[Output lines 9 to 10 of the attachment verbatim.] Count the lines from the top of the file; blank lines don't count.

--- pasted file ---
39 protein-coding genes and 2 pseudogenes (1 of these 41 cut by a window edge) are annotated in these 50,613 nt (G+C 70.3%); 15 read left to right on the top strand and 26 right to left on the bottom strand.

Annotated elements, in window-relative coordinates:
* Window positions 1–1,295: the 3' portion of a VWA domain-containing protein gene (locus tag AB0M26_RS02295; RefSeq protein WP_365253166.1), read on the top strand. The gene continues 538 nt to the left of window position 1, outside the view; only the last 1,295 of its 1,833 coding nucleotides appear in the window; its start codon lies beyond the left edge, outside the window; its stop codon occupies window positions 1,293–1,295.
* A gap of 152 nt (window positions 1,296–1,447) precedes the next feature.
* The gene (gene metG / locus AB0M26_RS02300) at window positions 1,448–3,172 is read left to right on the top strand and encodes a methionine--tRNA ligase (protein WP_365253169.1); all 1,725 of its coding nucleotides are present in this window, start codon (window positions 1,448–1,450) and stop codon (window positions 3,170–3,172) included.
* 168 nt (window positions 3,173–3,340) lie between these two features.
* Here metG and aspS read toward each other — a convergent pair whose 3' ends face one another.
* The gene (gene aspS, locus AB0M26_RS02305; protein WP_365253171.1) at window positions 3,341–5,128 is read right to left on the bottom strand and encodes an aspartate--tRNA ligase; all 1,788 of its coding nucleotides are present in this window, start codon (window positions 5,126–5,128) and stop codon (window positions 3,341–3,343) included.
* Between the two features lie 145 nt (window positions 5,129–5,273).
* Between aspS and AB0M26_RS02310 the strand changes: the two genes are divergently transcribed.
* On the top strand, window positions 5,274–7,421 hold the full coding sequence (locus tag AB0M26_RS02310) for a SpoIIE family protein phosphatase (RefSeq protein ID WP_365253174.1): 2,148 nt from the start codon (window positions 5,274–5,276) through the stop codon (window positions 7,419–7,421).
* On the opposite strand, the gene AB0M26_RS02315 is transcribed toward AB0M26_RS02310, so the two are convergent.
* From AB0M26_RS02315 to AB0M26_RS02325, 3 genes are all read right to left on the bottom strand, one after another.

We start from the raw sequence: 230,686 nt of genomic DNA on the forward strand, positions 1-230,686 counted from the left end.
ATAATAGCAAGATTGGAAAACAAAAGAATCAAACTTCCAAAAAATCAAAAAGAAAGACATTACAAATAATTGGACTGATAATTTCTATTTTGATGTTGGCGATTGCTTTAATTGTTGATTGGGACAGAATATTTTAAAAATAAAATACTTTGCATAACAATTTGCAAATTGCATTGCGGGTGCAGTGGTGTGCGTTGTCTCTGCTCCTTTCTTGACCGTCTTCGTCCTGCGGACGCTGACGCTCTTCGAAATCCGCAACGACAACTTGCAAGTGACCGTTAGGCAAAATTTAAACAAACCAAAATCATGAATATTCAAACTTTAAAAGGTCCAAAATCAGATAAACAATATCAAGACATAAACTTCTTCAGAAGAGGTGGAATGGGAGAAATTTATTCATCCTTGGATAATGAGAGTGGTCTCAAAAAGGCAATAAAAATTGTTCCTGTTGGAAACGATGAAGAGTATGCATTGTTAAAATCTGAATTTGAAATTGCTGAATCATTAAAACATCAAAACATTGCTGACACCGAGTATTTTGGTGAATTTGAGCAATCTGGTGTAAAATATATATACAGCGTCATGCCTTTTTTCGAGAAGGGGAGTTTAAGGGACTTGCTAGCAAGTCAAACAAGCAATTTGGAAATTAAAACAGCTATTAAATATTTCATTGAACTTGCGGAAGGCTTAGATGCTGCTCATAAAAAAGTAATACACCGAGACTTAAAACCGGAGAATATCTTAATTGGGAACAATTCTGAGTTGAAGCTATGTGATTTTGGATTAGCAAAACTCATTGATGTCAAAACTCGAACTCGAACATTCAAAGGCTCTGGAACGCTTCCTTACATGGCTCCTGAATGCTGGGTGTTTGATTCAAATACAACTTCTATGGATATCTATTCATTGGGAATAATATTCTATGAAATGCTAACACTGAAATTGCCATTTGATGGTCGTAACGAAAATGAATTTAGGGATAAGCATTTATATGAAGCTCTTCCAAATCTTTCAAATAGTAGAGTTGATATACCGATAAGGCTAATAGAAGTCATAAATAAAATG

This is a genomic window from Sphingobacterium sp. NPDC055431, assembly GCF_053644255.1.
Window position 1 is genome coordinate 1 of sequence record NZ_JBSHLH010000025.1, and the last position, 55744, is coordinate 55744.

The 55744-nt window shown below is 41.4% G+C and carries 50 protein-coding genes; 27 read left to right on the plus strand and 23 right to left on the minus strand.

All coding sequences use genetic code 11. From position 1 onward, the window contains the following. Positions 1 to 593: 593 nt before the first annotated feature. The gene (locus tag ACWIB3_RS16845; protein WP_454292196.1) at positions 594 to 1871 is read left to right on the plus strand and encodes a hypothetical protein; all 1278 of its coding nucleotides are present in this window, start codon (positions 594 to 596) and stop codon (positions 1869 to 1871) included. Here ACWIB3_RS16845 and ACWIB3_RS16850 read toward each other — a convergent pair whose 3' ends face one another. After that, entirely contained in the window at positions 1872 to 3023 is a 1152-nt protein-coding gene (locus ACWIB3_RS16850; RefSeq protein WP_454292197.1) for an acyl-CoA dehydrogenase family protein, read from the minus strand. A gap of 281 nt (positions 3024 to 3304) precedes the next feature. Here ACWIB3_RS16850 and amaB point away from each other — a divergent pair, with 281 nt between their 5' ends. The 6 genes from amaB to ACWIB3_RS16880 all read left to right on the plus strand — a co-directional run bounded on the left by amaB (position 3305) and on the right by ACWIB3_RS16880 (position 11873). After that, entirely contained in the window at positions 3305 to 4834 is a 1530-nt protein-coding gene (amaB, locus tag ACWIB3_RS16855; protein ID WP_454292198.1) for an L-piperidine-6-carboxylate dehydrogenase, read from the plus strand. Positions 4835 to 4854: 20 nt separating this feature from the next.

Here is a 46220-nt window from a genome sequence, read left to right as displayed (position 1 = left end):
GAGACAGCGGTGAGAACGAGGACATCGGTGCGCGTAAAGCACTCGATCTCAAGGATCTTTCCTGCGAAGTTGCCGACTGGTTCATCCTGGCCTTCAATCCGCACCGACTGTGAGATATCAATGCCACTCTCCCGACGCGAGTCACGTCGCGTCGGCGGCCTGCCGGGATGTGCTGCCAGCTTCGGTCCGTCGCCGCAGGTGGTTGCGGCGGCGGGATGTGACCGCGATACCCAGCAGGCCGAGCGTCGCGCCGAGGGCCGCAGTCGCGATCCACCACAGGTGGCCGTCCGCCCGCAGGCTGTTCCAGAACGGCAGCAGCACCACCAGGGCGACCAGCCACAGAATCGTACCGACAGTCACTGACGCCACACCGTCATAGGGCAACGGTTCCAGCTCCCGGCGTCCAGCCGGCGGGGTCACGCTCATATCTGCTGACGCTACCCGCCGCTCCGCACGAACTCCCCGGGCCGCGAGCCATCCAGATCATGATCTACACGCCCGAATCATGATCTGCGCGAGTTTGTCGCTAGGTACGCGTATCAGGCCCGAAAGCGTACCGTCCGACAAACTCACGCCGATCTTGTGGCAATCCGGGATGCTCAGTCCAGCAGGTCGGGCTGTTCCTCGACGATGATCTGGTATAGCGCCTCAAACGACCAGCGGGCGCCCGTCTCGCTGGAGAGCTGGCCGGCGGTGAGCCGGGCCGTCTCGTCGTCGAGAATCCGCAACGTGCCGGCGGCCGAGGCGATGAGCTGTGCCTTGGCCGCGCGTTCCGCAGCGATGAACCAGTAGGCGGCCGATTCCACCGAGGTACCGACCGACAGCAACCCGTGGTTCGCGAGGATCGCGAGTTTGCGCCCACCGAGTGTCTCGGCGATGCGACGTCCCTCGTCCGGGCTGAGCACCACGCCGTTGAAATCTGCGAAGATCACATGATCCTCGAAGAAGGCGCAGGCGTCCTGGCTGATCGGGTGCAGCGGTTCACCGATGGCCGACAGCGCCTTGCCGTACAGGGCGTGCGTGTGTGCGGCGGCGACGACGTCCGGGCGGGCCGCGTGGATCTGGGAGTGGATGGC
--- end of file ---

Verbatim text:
* Between the two features lie 145 nt (window positions 5,129–5,273).
* Between aspS and AB0M26_RS02310 the strand changes: the two genes are divergently transcribed.